For cyclists wanting a scenic ride, take the 3-mile trail from Incline Village’s Tunnel Creek Cafe to Sand Harbor State Park. Easy. Popular with locals too.
A 14-mile one-way mountain bike trail with amazing views of the lake. Since it’s above 7,000 feet, it’s considered moderate to difficult.
Use the shuttle ($) from Incline Village to Spooner Lake State Park to start the Flume Trail.
Back in the 1920 and 1930s summer estates strung up along the shores of Lake Tahoe. George Whittell, Jr. built his summer getaway on the north shore. It is open for tours and considered one of the top historic homes. During the tour, walk through the main house, along with a card house (for playing cards), boat house and more. Learn about early Tahoe history and the wooden boats of Lake Tahoe, like the wood speedboat the Thunderbird.
Tours are Tuesdays and Fridays at 10 a.m. from mid June until mid October. Admission is $75 per person and must be 6 or older. No shuttle bus in 2021.
Incline Village Skate Park
Drop in at the in-ground concrete skate park.
Located at 939 Southwood Blvd. Free and seasonal.
Scenic Catamaran Cruise
Take two-hour scenic cruise on the 55-foot Sierra Cloud catamaran for a leasurely tour.
Departs at noon, 2:30 p.m. and 5 p.m. from the Hyatt Regency Incline Village Resort at 111 Country Club Dr. from May through September. Adult admission is $75 and $50 for 2 to 16.
West Lake Tahoe
The western side of Lake Tahoe is entirely in California. Find communities like, Tahoe City, Sunnyside, Tahoe Pines, Tahoma and Meeks Bay. This area is closest to gateway town of Truckee, along Interstate 80, and popular with people driving in from the bay area.
Squaw Valley Ski Resort
Find hiking, biking and shopping at Squaw Valley after the snow melts. It’s packed with outdoor summertime adventure. Take the aerial tram for disc golf, the 1960 Olympic Museum, guided hiking and Via Ferrate on the Tram Face. Find lodging and dining on-site.
Located at 1960 Squaw Valley Rd.
Northstar California Resort
Learn how to mountain bike during your trip to Lake Tahoe with group or private lessons for kids and adults. Also find 39 different hiking trails along with a scenic chair lift. Northstar also features golf along with lodging and dining on-site.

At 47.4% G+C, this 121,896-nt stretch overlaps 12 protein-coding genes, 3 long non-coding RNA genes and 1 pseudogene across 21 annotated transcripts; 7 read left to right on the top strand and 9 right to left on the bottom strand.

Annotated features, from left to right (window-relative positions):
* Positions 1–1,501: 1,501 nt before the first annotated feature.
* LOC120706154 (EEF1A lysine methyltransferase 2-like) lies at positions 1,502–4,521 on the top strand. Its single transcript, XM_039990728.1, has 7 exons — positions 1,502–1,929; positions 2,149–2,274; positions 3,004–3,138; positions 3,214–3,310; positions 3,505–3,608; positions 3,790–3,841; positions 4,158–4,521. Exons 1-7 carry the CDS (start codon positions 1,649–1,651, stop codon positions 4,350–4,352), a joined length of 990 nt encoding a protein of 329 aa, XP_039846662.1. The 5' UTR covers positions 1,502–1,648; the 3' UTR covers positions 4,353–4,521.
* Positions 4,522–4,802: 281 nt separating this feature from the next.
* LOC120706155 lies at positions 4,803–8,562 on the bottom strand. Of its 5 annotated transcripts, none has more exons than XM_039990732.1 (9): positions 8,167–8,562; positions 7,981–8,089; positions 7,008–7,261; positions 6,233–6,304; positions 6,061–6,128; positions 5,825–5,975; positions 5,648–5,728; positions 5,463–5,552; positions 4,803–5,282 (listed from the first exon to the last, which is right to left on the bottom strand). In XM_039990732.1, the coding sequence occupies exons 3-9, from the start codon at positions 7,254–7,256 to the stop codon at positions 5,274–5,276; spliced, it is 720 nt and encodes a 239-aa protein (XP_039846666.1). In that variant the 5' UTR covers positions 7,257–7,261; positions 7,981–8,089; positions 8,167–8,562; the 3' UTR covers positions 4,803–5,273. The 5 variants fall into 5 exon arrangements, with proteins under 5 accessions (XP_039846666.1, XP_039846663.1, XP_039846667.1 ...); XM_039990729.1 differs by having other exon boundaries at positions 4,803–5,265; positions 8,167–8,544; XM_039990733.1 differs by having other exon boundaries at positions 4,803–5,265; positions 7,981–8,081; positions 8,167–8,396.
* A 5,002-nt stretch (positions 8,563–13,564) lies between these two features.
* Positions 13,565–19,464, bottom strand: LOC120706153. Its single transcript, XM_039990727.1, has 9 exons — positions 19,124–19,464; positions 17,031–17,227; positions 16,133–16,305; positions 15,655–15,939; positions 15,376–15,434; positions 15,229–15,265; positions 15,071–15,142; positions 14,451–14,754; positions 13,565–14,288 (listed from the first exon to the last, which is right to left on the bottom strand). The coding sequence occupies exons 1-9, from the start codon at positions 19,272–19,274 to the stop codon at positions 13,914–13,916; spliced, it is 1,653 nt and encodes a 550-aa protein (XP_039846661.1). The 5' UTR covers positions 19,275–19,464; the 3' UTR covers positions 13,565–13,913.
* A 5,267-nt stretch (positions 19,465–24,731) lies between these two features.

Located 5001 Northstar Dr.
Tahoe Star Tours
Explore the night skies with a choreographed astromony show. Then see the night sky for yourself using a Celestron telescope.
Located in the Castle Peak Parking lot, near Northstar. Adult admission is $45 and kids 3 to 12 are $25. Held every Thursday and Saturday from mid June until Labor Day weekend. Program starts at 8 p.m.
Ed Z’berg Sugar Pine Point State Park
Spend the day relaxing in the state park with 2 miles of shoreline along with lots hiking. Or make it a weekend and camp.
Camping is $35 a night and requires a $7.99 fee for online reservations.
Tour Pine Lodge
Hellman-Ehrman Mansion, or Pine Lodge, was completed in 1903 and is one of the grand estates on the western shore of Lake Tahoe. Take a tour to see the furnishings of the timber and stone mansion.
Tours offers Tuesday to Saturday from 10:30 a.m. to 3:30 p.m. from mid June until September 30. Adult admission is $12 and students (7 to 17) are $10.
Located 10 miles south of Tahoe City on California Highway 89 in Tahoma, California. Day-use parking is $10
Commons Beach Park
Tahoe City’s Commons Beach Park offers a destination for summer getaways. Take a walk along the path and find space for picnicking, swimming along with a playground and restrooms.
Located at 400 N Lake Blvd in Tahoe City, California. Open daily from 8 a.m. to 10 p.m.
Tahoe City Farmers Market
Grab a basket and stroll the stalls near Commons Beach for fresh vegetables and flowers.
Held on Thursdays from May through October from 8 a.m. to 1 p.m. Free to attend.
Built in 1908 by Robert Montgomery Watson, it’s the only remaining original log cabin in Tahoe City.
Located at 560 N. Lake Blvd. Open Thursday to Sunday from late June to mid-September. Free.
Truckee River Raft Trip
Spend a few hours exploring Tahoe’s wilderness the easy way, with a leisurely raft trip. Grab a raft and float 5 miles downriver past pristine scenery and over tame rapids. Suitable for everyone, 2-years-old and older, including dogs. Takes two to three hours.
Located at 185 W River Rd, Tahoe City, California. Adult admission is $55 and kids (6 to 12) are $35. Online reservations required.
Gatekeeper’s Museum and Lake Tahoe Dam
Visit the Gatekeeper’s Museum for a lesson in Old Tahoe. See exhibits on Washoe history, the boating legacy on Lake Tahoe along with highlights from the 1960 Winter Olympics.
The Gatekeeper lived in a cabin to tend to the Lake Tahoe Dam gates for the Truckee River.
Located at 130 W. Lake Blvd. Admission. Open Wednesday to Sunday from 10 a.m. to 4 p.m.
William B. Layton Park
Located next the Lake Tahoe Dam find William B. Layton Park, a three-acre park on the lake with a self-guided nature walk.
Burton Creek State Park
With 2,000 acres of wilderness at the edge of Tahoe City, it offers 6 miles of unpaved roads for cross country skiing.
Free and open from sunrise to sunset.
Located on Highway 28 near Rocky Ridge Road.
Tahoe Treetops Adventure
With 10 courses from beginner to advanced, find 97 tree platforms and 27 zip lines along with other obstacles.
Located at Granlibakken Resort at 725 Granlibakken Rd. Adult admission is $65 and kids (5 to 12) are $55.
Tahoe State Recreation Area
This area offers a small but popular campground along with a fishing pier.